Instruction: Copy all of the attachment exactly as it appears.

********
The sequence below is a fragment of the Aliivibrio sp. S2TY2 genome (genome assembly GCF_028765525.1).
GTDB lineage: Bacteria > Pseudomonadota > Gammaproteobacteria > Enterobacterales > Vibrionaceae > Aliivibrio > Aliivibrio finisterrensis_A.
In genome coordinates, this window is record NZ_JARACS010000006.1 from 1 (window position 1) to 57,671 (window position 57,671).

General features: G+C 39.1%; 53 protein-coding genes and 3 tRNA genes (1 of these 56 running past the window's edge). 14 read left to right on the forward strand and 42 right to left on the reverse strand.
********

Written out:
The sequence below is a fragment of the Aliivibrio sp. S2TY2 genome (genome assembly GCF_028765525.1).
GTDB lineage: Bacteria > Pseudomonadota > Gammaproteobacteria > Enterobacterales > Vibrionaceae > Aliivibrio > Aliivibrio finisterrensis_A.
In genome coordinates, this window is record NZ_JARACS010000006.1 from 1 (window position 1) to 57,671 (window position 57,671).

General features: G+C 39.1%; 53 protein-coding genes and 3 tRNA genes (1 of these 56 running past the window's edge). 14 read left to right on the forward strand and 42 right to left on the reverse strand.